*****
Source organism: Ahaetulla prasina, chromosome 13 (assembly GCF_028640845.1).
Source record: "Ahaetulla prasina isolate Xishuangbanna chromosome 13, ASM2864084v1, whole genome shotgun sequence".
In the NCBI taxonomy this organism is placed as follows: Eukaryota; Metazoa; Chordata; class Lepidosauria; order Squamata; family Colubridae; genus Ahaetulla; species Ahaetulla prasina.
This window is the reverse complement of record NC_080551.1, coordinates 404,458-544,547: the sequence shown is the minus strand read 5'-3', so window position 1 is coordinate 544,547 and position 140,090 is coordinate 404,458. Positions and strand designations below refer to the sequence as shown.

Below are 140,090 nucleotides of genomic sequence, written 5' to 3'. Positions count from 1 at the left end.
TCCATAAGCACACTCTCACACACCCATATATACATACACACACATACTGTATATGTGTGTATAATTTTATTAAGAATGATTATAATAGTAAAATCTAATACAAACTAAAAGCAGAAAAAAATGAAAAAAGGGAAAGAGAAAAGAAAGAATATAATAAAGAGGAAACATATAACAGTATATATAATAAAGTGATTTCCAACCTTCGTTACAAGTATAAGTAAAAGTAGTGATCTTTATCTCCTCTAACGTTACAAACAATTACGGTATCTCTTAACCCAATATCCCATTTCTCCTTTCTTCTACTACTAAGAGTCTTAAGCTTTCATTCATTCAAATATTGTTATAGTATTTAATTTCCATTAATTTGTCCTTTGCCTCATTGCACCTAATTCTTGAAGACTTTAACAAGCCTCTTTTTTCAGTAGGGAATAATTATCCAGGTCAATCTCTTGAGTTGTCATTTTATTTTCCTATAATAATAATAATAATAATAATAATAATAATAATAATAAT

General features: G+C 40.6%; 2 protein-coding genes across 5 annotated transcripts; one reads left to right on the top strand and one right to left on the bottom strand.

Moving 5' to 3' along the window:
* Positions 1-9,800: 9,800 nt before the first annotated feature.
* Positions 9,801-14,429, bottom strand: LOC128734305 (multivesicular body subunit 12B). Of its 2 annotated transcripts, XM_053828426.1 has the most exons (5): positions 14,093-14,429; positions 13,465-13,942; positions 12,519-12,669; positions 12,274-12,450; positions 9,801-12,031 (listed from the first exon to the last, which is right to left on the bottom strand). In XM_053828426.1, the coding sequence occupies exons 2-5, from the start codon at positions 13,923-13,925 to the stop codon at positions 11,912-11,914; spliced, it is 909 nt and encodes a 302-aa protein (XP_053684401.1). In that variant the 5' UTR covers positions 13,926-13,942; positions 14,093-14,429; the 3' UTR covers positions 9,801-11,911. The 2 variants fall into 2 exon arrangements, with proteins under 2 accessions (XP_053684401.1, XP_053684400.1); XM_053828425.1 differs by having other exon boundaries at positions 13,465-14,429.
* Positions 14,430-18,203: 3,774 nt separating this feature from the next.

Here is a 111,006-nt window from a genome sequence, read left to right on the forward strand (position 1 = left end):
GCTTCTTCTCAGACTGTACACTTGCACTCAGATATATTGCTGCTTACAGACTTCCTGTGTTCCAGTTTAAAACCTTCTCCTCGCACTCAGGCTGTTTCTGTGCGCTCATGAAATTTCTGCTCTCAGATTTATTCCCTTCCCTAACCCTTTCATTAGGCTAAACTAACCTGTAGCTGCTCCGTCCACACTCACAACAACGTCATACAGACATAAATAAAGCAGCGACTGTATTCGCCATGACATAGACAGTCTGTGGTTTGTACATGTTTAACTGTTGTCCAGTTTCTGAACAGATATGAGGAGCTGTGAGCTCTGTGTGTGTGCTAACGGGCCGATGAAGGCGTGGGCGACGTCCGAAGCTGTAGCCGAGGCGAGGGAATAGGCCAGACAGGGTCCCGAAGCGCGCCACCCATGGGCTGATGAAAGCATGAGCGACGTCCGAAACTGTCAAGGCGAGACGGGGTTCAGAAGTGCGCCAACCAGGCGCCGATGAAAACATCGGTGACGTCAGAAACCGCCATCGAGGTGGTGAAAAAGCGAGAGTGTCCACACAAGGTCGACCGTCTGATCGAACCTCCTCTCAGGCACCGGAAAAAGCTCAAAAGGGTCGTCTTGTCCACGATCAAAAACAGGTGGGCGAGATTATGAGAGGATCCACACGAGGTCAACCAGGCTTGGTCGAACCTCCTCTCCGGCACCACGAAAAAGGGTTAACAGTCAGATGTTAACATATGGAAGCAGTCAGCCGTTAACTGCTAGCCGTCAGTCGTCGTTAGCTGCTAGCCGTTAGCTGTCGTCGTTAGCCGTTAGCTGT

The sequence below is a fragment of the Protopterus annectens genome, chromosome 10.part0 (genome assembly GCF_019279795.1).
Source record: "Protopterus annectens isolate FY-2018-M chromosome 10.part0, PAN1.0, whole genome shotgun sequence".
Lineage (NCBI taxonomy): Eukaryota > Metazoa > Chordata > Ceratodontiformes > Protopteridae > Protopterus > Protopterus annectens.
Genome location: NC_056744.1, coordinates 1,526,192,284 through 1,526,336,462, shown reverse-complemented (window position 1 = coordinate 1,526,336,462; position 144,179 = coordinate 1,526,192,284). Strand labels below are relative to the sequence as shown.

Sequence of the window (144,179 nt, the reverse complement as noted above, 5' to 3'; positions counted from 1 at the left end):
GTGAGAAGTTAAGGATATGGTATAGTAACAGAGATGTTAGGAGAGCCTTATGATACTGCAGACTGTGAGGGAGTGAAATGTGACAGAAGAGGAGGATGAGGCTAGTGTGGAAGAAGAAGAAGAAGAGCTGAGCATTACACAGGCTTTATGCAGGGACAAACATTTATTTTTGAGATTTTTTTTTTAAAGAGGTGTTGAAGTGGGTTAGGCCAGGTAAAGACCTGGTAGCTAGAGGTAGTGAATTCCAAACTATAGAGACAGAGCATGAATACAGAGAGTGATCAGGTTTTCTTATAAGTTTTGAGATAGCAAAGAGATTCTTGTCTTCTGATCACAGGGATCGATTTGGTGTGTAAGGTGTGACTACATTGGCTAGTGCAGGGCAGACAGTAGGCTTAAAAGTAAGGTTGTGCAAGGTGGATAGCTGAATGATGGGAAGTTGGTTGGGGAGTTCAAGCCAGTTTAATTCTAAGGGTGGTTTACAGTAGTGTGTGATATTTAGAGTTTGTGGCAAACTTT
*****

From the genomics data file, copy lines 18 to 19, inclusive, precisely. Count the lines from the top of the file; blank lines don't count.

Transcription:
Sequence of the window (144,179 nt, the reverse complement as noted above, 5' to 3'; positions counted from 1 at the left end):
GTGAGAAGTTAAGGATATGGTATAGTAACAGAGATGTTAGGAGAGCCTTATGATACTGCAGACTGTGAGGGAGTGAAATGTGACAGAAGAGGAGGATGAGGCTAGTGTGGAAGAAGAAGAAGAAGAGCTGAGCATTACACAGGCTTTATGCAGGGACAAACATTTATTTTTGAGATTTTTTTTTTAAAGAGGTGTTGAAGTGGGTTAGGCCAGGTAAAGACCTGGTAGCTAGAGGTAGTGAATTCCAAACTATAGAGACAGAGCATGAATACAGAGAGTGATCAGGTTTTCTTATAAGTTTTGAGATAGCAAAGAGATTCTTGTCTTCTGATCACAGGGATCGATTTGGTGTGTAAGGTGTGACTACATTGGCTAGTGCAGGGCAGACAGTAGGCTTAAAAGTAAGGTTGTGCAAGGTGGATAGCTGAATGATGGGAAGTTGGTTGGGGAGTTCAAGCCAGTTTAATTCTAAGGGTGGTTTACAGTAGTGTGTGATATTTAGAGTTTGTGGCAAACTTT